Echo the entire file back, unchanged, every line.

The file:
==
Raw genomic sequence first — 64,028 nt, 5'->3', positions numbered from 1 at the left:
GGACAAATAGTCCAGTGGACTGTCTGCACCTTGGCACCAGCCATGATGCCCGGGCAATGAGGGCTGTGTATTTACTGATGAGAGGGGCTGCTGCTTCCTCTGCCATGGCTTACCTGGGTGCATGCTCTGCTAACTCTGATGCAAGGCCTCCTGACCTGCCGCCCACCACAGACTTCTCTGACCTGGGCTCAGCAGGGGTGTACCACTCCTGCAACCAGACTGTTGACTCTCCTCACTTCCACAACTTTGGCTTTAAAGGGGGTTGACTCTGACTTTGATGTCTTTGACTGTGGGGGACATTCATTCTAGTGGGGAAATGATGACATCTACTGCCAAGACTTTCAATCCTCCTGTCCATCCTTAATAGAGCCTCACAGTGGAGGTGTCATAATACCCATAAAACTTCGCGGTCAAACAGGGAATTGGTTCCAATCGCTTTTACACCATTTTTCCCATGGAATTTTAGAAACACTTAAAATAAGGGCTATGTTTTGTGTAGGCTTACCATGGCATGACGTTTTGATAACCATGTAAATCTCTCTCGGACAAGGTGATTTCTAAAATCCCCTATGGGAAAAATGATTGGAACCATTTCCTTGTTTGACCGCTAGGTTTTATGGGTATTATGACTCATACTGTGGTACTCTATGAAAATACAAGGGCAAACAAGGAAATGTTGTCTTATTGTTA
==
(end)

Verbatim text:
Raw genomic sequence first — 64,028 nt, 5'->3', positions numbered from 1 at the left:
GGACAAATAGTCCAGTGGACTGTCTGCACCTTGGCACCAGCCATGATGCCCGGGCAATGAGGGCTGTGTATTTACTGATGAGAGGGGCTGCTGCTTCCTCTGCCATGGCTTACCTGGGTGCATGCTCTGCTAACTCTGATGCAAGGCCTCCTGACCTGCCGCCCACCACAGACTTCTCTGACCTGGGCTCAGCAGGGGTGTACCACTCCTGCAACCAGACTGTTGACTCTCCTCACTTCCACAACTTTGGCTTTAAAGGGGGTTGACTCTGACTTTGATGTCTTTGACTGTGGGGGACATTCATTCTAGTGGGGAAATGATGACATCTACTGCCAAGACTTTCAATCCTCCTGTCCATCCTTAATAGAGCCTCACAGTGGAGGTGTCATAATACCCATAAAACTTCGCGGTCAAACAGGGAATTGGTTCCAATCGCTTTTACACCATTTTTCCCATGGAATTTTAGAAACACTTAAAATAAGGGCTATGTTTTGTGTAGGCTTACCATGGCATGACGTTTTGATAACCATGTAAATCTCTCTCGGACAAGGTGATTTCTAAAATCCCCTATGGGAAAAATGATTGGAACCATTTCCTTGTTTGACCGCTAGGTTTTATGGGTATTATGACTCATACTGTGGTACTCTATGAAAATACAAGGGCAAACAAGGAAATGTTGTCTTATTGTTA